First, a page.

• Manager says Uefa fair play rules are 'dodgy'
• Resigned to losing out on Eliaquim Mangala
José Mourinho has admitted it is impossible for Chelsea to compete financially with Manchester City since the introduction of the financial fair play rules.
Chelsea were the biggest English spenders during the January transfer window but their outlay of £45m was more than covered by the sales of Juan Mata and Kevin de Bruyne for a combined £55m. They had aspired to sign the Porto centre-half Eliaquim Mangala but were unwilling to risk their compliance with Uefa's regulations by sanctioning an outlay of around £37m. City are expected to pursue that deal in the summer.
Yet while there is scepticism at Chelsea that their rivals, principal among them City, simply exploit loopholes in Uefa's regulations – Mourinho described it as "dodgy" financial fair play on Friday – they intend to follow the rules even if that means they cannot compete on such fees.
"If City want to make it impossible, yes it's impossible because we are not competing outside what is important for us: the fair financial fair play," Mourinho said. "We are working, thinking and believing that financial fair play is going to be in practice. So there are things that are impossible for us. Financially, no [we can't compete]."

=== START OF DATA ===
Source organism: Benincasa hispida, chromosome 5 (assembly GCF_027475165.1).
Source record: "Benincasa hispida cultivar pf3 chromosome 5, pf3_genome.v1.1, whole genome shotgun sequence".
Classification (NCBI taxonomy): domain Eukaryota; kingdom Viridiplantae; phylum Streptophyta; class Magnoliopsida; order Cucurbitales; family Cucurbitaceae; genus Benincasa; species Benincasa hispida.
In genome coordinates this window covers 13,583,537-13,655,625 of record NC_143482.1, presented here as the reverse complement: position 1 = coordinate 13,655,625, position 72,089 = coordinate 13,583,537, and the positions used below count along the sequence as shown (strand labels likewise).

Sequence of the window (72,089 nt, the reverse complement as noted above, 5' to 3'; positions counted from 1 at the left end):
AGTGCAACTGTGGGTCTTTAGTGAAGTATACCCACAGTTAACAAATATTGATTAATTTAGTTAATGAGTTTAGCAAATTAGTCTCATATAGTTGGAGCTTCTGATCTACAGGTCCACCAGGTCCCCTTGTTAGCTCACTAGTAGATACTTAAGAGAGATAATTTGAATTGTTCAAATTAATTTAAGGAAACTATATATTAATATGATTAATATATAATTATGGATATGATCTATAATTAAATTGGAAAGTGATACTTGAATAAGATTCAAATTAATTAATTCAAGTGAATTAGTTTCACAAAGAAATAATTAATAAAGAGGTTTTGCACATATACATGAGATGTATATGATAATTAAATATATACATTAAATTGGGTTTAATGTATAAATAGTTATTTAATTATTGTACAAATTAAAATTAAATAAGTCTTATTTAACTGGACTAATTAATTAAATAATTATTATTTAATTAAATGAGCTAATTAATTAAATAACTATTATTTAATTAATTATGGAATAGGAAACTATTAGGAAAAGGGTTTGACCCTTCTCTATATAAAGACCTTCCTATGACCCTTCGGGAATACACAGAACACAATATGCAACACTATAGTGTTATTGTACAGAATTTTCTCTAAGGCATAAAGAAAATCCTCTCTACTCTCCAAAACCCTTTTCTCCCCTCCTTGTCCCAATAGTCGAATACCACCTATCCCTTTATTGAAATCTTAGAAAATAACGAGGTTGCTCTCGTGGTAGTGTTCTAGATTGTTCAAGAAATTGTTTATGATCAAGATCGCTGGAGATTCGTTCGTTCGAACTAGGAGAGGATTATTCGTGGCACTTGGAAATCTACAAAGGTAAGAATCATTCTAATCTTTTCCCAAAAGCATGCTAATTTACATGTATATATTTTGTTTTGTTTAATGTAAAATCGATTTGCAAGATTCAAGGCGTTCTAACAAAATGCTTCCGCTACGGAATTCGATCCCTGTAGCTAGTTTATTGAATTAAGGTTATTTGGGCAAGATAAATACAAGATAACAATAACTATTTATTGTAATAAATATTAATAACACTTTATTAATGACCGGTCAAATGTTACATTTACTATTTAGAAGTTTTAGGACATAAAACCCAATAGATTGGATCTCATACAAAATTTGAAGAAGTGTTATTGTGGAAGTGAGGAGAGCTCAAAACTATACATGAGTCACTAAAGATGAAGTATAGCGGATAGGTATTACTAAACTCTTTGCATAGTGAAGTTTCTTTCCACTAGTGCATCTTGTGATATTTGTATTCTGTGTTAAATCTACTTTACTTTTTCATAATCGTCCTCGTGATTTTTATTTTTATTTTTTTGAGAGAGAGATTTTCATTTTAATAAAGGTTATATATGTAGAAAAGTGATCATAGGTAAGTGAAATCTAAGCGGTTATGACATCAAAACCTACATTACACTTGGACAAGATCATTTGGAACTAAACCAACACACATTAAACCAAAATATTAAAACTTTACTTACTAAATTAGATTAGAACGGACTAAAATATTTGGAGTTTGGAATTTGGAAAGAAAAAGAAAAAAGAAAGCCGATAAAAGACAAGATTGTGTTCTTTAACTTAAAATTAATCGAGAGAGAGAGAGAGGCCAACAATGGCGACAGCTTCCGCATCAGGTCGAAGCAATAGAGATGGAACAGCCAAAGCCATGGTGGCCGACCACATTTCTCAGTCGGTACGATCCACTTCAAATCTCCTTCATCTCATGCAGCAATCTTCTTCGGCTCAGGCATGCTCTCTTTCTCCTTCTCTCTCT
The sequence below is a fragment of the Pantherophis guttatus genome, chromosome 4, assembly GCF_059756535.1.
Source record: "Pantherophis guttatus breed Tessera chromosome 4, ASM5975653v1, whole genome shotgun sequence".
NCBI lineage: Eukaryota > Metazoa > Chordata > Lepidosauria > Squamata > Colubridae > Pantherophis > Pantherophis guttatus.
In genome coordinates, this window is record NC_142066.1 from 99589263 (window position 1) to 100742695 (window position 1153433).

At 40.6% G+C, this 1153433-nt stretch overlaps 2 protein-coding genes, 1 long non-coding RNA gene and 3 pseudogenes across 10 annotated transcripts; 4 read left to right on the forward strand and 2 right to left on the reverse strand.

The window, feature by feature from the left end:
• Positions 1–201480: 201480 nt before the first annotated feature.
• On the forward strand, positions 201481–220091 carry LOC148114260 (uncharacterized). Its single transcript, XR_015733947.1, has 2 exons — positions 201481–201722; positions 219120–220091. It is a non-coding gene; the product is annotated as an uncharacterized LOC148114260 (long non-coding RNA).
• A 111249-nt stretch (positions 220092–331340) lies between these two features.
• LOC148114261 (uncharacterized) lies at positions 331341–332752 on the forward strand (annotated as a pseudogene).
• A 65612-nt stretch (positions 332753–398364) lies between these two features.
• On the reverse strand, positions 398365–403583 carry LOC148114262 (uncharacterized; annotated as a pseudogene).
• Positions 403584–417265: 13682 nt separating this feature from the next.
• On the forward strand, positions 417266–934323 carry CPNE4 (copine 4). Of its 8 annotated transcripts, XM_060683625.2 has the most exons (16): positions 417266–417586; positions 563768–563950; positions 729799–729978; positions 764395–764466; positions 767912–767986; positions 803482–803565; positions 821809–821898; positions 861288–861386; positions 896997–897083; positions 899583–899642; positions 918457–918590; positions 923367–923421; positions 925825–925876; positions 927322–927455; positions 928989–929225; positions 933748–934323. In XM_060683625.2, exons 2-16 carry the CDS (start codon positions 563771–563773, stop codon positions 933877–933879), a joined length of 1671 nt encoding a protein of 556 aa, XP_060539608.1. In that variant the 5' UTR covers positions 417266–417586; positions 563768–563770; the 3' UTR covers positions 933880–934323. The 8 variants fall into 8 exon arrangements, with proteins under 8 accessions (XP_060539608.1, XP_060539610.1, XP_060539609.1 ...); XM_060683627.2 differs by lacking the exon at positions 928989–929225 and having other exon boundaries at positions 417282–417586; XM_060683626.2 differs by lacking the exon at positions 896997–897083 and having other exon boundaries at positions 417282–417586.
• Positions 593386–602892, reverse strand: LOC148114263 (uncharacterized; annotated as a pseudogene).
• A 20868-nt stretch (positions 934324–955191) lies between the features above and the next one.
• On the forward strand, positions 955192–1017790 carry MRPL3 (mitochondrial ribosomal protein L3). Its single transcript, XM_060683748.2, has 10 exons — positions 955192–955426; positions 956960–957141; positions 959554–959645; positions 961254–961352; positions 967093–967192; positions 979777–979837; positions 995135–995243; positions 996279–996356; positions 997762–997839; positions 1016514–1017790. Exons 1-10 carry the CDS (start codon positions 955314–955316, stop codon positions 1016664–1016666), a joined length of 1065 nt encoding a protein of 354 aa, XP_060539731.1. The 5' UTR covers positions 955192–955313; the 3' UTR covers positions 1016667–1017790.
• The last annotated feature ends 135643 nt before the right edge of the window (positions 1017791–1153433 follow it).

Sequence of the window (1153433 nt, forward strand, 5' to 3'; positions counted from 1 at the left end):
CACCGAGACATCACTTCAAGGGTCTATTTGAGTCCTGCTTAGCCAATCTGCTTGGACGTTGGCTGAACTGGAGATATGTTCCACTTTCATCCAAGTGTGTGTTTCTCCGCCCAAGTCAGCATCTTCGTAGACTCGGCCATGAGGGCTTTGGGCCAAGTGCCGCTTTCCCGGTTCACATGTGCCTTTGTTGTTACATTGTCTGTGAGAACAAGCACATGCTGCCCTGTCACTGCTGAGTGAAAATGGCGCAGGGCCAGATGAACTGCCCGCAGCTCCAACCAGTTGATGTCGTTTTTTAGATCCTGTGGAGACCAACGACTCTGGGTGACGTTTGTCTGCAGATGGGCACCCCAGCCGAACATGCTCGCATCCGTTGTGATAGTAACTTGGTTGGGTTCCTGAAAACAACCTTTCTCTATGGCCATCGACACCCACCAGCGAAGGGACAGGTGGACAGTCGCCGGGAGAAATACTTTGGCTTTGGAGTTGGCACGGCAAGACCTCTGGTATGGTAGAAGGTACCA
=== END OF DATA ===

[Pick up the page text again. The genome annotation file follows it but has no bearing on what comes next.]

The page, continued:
He referred to Roman Abramrovich's arrival at Stamford Bridge a decade ago. "Back then it was a free world. There was no financial fair play. If your club was a rich one, your owner a rich one, there were no rules. It was an open situation."
Asked about Mangala, Mourinho added: "We can't. We signed [Kurt] Zouma [for £12.5m], who is even younger and a comparable figure."
Asked about the popularity enjoyed by City – born of their attractive, attacking style – among neutral supporters, compared with that of his Chelsea team during his glittering first spell in English football, Mourinho said: "In my time we were accused of buying the title, no? Because our owner was Mr Abramovich, just arrived in the country. Maybe now people see City in a different way.
"I don't envy the fact that they have this kind of protection, or whichever word. It's the way it is. No problem. Teams with success, people tend not to like, no? But times change. Many things people considered wrong 50 years ago are something very normal now."Maybe 10 years ago a huge investment in the club was something people hated, but in this moment it's something people accept in a different way. If Uefa goes with FFP until the last consequence, maybe in that moment people will realise that some teams are different to other teams. But it's something I don't think about at this moment."